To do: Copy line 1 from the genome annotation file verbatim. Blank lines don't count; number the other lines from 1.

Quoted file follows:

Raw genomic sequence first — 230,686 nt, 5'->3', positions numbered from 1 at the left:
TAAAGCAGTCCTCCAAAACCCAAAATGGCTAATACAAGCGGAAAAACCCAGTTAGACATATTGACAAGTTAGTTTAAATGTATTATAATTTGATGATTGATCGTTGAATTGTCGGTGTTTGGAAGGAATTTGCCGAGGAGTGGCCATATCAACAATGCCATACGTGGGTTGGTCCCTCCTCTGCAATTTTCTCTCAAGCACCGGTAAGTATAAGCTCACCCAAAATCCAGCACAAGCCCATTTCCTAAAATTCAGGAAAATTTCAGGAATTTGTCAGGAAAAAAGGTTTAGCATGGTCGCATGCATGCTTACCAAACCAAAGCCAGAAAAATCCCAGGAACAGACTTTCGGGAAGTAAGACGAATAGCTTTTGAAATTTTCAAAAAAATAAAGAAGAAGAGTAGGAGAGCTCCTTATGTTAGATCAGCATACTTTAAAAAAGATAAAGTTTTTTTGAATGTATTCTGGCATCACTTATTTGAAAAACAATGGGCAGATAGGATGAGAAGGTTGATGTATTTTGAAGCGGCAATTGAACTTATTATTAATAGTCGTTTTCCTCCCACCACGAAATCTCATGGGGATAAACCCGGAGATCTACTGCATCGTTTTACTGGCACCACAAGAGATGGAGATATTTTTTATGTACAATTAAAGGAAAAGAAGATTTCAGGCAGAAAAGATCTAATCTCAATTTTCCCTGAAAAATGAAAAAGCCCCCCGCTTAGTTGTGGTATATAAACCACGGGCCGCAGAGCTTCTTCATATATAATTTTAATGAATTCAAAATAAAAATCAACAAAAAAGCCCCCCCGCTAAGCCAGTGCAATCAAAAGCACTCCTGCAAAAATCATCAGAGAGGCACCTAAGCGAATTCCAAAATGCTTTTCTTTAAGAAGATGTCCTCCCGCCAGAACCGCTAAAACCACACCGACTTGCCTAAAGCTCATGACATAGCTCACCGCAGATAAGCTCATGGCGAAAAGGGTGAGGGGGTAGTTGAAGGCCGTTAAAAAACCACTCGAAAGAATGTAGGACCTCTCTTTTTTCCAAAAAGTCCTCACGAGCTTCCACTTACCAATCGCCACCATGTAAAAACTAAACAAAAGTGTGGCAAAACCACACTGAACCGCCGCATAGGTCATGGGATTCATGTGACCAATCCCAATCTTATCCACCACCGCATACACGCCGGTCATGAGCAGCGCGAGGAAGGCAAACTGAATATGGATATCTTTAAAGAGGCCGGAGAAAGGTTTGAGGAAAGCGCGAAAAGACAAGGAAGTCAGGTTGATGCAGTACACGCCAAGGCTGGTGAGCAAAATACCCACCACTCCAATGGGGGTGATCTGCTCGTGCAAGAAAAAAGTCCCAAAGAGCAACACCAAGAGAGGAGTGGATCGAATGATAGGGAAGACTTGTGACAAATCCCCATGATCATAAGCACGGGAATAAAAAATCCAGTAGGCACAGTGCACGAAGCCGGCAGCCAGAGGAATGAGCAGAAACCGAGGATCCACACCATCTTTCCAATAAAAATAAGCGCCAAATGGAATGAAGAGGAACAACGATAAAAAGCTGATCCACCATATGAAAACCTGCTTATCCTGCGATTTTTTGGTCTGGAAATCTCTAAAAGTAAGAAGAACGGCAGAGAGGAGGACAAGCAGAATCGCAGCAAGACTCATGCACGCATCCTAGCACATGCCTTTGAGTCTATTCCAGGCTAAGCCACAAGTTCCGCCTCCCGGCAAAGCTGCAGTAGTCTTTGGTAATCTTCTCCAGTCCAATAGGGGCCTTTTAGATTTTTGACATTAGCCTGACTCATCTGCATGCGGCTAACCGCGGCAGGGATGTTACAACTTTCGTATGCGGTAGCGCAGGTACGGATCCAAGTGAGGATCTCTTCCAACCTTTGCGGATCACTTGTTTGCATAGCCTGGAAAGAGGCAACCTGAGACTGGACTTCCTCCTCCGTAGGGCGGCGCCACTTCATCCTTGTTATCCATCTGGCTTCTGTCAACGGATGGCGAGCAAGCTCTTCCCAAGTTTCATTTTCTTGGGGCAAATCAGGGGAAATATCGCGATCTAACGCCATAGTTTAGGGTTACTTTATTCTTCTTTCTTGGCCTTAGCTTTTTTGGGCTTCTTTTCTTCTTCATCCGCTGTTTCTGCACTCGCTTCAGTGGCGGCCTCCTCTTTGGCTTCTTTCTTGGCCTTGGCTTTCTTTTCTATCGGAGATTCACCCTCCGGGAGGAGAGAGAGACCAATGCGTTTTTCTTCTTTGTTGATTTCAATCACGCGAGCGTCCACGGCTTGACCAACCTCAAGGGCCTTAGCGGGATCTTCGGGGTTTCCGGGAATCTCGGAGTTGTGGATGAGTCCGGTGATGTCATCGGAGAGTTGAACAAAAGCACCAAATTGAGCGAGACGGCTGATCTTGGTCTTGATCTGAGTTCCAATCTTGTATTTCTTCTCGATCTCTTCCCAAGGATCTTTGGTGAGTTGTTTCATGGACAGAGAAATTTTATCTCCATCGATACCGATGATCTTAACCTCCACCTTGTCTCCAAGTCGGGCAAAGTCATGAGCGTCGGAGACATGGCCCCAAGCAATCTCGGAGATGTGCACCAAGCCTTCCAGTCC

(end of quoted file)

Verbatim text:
Raw genomic sequence first — 230,686 nt, 5'->3', positions numbered from 1 at the left: